The lithium-ion (li-ion) battery is still the most widely-used and available technology for energy storage, which Germany requires in substantial volumes for Energy Turnaround. For this reason, the Karlsruhe Institute of Technology (KIT) is spearheading a project called “BiFlow” to develop a novel hybrid storage system which combines the advantages of a li-ion battery with a redox flow battery.
“Power and energy in redox flow batteries can be scaled as required. In addition, they have a long service life and cycle stability as well as a particularly high operational reliability,” explains Nina Munzke, BiFlow’s project manager at KIT’s battery centre in a . By combining the two battery types, she says, “we can combine the specific advantages and compensate for the disadvantages.”
In the BiFlow pilot, the student halls of residence “STAGE76” in Bruchsal will be fitted with a state-of-the-art hybrid system to supply the occupants with heat and electricity and to provide three charging points for electric vehicles. Munzke goes on: “We want to use the electrolyte tanks of the redox flow battery for heat storage and thus increase the overall efficiency of the plant. This form of combined heat and power generation is a world premiere.”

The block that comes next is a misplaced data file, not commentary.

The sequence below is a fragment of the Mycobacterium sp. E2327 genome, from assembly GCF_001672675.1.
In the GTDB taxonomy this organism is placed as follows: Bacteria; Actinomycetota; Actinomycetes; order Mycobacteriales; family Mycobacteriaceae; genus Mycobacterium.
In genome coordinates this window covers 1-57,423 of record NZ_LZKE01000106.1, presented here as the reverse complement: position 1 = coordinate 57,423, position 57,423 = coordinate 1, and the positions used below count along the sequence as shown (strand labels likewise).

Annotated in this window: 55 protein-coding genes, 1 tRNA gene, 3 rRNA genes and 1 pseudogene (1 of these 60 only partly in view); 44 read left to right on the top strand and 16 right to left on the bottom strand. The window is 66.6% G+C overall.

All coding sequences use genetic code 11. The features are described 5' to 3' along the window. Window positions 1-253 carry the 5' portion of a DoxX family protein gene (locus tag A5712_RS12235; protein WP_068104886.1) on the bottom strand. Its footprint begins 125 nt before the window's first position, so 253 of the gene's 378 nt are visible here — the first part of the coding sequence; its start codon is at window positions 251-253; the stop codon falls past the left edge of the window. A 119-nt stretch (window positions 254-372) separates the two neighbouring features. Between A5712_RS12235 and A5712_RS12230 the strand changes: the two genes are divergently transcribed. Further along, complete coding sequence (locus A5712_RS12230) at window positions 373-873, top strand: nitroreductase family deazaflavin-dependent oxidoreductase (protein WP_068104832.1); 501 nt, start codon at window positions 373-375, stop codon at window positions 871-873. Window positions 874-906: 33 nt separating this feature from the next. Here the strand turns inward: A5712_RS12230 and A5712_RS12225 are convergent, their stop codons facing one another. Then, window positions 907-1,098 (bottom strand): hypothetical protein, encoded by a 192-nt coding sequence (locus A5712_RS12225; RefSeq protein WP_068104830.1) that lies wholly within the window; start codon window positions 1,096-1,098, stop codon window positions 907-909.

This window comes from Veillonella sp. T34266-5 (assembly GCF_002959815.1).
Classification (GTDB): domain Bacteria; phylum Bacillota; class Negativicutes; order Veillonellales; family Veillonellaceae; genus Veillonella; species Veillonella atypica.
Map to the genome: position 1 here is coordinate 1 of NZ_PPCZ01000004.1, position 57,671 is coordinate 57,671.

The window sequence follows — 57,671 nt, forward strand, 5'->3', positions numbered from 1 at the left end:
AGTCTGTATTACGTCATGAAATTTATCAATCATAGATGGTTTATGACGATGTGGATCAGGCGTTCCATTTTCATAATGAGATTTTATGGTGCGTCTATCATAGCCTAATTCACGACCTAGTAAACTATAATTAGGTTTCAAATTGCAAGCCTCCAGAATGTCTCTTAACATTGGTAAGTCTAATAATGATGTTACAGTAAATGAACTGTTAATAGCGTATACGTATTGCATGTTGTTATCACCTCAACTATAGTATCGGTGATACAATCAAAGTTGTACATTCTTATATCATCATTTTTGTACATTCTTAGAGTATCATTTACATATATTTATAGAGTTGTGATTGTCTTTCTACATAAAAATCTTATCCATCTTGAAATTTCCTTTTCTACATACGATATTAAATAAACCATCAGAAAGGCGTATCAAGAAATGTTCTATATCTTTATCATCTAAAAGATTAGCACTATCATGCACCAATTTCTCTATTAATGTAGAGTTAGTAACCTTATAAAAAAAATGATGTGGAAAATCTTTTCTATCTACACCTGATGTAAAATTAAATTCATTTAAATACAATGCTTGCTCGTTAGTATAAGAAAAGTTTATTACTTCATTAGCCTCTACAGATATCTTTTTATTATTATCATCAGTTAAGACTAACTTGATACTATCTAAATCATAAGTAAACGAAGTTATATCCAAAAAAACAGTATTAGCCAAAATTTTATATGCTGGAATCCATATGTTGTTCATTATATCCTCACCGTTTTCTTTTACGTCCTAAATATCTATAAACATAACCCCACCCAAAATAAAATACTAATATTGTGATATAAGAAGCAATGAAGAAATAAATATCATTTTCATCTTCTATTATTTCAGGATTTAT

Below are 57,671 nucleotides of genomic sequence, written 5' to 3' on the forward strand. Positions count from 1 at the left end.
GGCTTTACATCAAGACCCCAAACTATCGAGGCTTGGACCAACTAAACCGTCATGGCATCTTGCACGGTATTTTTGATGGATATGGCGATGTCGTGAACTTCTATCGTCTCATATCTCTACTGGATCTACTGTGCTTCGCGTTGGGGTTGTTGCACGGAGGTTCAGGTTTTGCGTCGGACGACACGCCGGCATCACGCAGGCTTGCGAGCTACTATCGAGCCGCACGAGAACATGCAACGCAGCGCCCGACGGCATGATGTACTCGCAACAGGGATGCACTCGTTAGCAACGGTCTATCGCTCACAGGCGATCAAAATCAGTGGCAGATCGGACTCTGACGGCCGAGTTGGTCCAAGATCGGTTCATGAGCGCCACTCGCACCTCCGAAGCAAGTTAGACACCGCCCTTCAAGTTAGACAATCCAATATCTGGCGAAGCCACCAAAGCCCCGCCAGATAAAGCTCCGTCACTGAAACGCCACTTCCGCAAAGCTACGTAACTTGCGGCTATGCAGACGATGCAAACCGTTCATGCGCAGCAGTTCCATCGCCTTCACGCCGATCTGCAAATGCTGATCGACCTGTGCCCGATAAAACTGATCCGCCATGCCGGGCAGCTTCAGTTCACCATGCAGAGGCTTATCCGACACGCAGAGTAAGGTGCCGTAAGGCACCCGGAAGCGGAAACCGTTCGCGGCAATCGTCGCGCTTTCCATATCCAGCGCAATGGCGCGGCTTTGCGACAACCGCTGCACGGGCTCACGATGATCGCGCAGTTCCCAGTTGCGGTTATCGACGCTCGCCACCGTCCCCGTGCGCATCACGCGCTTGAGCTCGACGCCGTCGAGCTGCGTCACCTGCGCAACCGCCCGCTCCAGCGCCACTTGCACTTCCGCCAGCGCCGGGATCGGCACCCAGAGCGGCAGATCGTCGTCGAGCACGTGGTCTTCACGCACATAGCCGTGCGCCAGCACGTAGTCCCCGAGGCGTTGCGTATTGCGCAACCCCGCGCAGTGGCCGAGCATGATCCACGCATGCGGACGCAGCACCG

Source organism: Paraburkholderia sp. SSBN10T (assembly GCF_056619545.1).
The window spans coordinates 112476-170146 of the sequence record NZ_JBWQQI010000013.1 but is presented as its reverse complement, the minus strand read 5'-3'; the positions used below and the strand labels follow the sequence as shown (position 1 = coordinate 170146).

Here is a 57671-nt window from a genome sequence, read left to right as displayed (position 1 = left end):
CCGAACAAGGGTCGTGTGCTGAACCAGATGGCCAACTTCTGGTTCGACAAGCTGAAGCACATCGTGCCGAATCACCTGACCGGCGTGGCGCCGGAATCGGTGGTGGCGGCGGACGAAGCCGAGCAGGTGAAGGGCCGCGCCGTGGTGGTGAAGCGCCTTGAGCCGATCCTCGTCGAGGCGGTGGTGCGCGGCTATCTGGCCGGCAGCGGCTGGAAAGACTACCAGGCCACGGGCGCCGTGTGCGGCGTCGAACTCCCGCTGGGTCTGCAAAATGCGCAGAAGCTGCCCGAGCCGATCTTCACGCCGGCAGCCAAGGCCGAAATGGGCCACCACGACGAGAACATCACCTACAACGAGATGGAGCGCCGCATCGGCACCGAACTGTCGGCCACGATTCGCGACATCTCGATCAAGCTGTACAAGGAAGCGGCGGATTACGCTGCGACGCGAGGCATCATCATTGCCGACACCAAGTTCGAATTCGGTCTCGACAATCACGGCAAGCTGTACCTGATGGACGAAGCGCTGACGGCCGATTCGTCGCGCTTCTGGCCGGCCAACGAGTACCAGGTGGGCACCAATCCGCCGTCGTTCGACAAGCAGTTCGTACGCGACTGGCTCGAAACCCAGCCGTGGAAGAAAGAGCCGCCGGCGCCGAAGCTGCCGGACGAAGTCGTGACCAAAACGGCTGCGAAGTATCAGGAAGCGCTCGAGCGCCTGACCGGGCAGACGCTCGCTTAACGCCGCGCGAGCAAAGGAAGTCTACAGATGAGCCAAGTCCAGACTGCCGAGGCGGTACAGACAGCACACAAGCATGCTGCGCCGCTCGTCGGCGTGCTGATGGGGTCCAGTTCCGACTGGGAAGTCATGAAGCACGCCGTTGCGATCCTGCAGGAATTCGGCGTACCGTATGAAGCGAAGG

Project partner Storion Energy will install the electrolyte tanks and have created a special stack for the task which can provide high power densities for heat accumulation. The Fraunhofer Institute for Chemical Technology (ICT) is developing a special electrolyte formulation for the battery which is suitable for thermal use. The battery system will have a service life of 20 years and at the end of it, the electrolyte can even be reused. KIT is responsible for overall integration and intelligent control of the system.
The Federal Ministry for Economic Affairs and Energy is funding the project with more than EUR 1.3 million.